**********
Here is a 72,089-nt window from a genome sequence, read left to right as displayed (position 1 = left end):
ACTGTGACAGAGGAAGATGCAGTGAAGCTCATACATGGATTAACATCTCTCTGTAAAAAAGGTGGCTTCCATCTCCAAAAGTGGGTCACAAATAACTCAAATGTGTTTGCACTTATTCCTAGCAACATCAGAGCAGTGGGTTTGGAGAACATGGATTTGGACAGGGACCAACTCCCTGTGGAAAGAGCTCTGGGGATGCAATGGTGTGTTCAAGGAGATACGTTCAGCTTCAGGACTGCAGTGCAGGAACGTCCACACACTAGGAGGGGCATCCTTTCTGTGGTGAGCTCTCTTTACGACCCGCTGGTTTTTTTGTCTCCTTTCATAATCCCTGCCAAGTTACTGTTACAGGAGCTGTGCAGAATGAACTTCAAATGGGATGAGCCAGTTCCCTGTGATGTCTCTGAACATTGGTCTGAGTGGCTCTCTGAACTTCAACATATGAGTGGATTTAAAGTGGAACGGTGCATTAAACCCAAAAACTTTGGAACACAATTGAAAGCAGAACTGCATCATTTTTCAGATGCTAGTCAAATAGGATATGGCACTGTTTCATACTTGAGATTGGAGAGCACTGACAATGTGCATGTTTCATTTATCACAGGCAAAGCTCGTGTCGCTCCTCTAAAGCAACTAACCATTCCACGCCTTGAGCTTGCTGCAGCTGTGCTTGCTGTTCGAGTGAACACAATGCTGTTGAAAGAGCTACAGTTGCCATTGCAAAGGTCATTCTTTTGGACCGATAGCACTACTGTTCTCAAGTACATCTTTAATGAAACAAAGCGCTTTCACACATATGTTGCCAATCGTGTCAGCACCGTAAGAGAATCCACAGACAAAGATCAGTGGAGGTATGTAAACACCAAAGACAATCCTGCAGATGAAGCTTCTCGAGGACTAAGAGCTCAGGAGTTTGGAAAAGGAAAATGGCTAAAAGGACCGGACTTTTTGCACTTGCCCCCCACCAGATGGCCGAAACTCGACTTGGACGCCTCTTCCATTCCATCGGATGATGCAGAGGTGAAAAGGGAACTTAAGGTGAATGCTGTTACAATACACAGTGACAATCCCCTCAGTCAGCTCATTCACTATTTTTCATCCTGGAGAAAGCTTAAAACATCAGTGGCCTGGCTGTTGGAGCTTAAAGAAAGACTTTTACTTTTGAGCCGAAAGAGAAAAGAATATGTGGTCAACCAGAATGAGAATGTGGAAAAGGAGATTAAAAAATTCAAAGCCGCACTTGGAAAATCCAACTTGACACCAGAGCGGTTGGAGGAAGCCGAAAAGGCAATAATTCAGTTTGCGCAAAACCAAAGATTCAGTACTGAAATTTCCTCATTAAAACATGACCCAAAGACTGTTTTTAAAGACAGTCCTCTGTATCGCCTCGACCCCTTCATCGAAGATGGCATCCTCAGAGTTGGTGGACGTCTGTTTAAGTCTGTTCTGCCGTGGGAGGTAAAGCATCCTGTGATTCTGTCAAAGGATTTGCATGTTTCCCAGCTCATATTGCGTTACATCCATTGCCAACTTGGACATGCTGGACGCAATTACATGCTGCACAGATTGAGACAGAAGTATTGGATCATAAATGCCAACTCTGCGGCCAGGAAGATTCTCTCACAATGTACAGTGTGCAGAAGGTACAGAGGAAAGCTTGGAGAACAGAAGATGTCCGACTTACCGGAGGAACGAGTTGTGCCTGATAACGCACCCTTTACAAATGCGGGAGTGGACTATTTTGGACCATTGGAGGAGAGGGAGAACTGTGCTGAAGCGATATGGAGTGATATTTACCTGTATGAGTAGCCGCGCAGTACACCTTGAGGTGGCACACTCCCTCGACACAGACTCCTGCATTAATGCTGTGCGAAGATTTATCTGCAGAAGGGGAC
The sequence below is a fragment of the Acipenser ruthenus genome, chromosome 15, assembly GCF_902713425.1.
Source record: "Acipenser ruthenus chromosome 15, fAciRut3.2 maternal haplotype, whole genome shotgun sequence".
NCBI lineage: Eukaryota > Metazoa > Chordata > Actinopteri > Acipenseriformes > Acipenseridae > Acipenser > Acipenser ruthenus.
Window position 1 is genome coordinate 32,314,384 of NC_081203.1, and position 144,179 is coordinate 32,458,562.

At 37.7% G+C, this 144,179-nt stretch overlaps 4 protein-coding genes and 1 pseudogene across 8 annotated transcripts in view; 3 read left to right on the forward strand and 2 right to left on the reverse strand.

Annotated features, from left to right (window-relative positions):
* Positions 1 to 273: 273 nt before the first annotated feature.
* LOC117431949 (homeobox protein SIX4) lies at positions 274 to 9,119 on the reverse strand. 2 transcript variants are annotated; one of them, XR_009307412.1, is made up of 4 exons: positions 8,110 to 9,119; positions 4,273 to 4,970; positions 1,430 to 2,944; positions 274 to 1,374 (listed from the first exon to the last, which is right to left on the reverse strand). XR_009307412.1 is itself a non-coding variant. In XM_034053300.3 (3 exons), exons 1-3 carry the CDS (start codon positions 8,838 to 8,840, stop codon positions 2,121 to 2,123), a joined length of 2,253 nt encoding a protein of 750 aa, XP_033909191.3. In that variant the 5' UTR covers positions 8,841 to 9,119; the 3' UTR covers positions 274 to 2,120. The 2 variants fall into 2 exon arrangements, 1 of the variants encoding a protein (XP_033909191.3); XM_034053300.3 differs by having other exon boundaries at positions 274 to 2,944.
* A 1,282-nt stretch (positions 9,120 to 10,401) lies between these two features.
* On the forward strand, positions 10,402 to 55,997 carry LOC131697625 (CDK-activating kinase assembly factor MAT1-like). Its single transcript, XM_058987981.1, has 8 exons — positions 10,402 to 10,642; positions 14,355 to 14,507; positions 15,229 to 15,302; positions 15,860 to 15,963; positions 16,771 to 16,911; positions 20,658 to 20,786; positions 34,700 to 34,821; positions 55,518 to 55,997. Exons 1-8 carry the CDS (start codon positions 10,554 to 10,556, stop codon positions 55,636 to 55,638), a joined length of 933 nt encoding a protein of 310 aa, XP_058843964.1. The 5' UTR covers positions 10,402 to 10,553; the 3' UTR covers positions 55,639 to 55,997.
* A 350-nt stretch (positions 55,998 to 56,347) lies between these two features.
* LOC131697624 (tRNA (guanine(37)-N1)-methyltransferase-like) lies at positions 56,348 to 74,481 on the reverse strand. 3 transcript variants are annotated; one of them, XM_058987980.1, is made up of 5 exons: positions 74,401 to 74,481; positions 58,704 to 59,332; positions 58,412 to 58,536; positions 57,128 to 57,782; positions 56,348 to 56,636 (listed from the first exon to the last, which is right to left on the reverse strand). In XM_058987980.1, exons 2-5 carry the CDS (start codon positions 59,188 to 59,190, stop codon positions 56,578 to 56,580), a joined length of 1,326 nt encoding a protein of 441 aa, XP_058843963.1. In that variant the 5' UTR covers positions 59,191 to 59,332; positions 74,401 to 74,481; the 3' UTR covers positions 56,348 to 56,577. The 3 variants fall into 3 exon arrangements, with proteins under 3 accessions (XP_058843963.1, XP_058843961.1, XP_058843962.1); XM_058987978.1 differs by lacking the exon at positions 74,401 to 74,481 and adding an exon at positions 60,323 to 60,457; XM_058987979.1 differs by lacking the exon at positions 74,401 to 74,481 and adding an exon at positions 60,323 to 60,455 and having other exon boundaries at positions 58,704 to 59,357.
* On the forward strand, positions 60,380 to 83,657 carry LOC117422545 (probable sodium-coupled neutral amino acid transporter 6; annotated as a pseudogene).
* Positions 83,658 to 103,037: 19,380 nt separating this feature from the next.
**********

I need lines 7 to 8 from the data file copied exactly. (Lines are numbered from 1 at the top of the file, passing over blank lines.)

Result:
At 37.7% G+C, this 144,179-nt stretch overlaps 4 protein-coding genes and 1 pseudogene across 8 annotated transcripts in view; 3 read left to right on the forward strand and 2 right to left on the reverse strand.

Annotated features, from left to right (window-relative positions):